The union appealed the refusal to grant leave under section 215 of the BIA and GMAC brought a cross-appeal on the Court of Appeal’s finding that the Bankruptcy Court lacked jurisdiction to make successor employer declarations. Justice Abella, a former chair of the OLRB, wrote the majority decision of the Supreme Court and upheld the Court of Appeal’s conclusion that determination of successor employer issues was beyond the jurisdiction of the Bankruptcy Court. Analysing section 47(2) of the BIA, under which KPMG had been appointed interim receiver, Justice Abella concluded that the "statutory parameters, though sufficiently flexible to authorize a wide range of conduct dealing with the taking, management, and eventual disposition of the debtor’s property, are not open-ended". Moreover, Justice Abella acknowledged that, while flexibility was required in bankruptcy situations, "guarding that flexibility with boiler plate immunizations that inoculate against the assertion of rights is beyond the therapeutic reach" of the BIA. As such, the Court set aside those sections of the Appointment Order that immunized the interim receiver from successor employer liability.
On the issue of the applicable test for granting leave under section 215 of the BIA, the Supreme Court rejected the new test formulated by the Court of Appeal and reinstated the traditional test enunciated by the Ontario Court of Appeal in Mancini (Bankrupt) v. Falconi 3 which provides for leave to be refused if a claim is frivolous, vexatious or manifestly unmeritorious. The Court concluded that to "impose a higher s. 215 threshold when it is a labour board issue is to read into the BIA a lower tolerance for the rights of employees represented by unions than for other creditors". Applying the traditional test for leave under section 215 of the BIA, the Supreme Court granted leave to the Union to bring its proceeding before the OLRB.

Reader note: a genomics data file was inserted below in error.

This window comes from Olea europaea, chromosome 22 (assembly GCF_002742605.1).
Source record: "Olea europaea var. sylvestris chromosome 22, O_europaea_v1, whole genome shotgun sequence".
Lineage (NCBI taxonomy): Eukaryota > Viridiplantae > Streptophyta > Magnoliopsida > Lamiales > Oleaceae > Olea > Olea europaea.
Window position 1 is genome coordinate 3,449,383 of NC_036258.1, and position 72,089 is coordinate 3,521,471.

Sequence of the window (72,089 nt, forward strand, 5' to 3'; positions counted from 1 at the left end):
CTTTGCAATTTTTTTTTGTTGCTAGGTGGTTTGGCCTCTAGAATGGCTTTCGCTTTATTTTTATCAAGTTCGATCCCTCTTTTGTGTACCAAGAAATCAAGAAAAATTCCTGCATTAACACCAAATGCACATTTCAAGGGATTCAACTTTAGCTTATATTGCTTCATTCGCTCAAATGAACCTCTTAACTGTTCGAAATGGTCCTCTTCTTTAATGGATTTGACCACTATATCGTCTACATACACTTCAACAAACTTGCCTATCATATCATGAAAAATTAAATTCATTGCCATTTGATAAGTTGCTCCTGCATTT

The decision by the Supreme Court in TCT Logistics appears to have conclusively addressed the issues on appeal; however, the effect of the decision adds further uncertainty to the status of interim receivers, receivers and trustees in bankruptcy as successor employers. The OLRB is an administrative tribunal which is not bound to follow its prior decisions. Accordingly, determinations as to successor employer liability by the OLRB would occur on a case-by-case basis, providing interim receivers, receivers and trustees with little direction or assurances as to how best to modify their activities to avoid such liability. Although the OLRB’s decisions may be subject to judicial review, where the OLRB’s jurisdiction in respect of a matter is clear (as it is in the case of successor employer declarations) a decision of the OLRB will be overturned on appeal only if the decision is patently unreasonable. Given this high standard of review, it is unlikely that interim receivers, receivers or trustees will find much comfort.
The Supreme Court’s decision attempts to encourage earlier participation of unions in insolvency/restructuring proceedings. Justice Abella suggests in a postscript to her decision that, rather than appointing receivers without notice to the unions, debtors and major creditors may obtain a better result by engaging in discussions with unions in advance. She notes that, "while negotiations with unions on important decisions may not eliminate a subsequent claim for successor employer liability, they could potentially yield a greater possibility for resolution than ignoring them would".
1. 2006 S.C.C. 35.
2. For a detailed summary of the Ontario Court of Appeal’s decision in TCT Logistics, please see our Employment and Labour Relations Bulletin entitled Court of Appeal Empowers Trade Unions on Receiverships and Bankruptcies written by David Elenbaas and H.P. Rolph published in April 2004, which can be found at the link below:
3. (1993), 61 O.A.C. 332
The foregoing provides only an overview. Readers are cautioned against making any decisions based on this material alone. Rather, a qualified lawyer should be consulted. © Copyright 2006 McMillan Binch Mendelsohn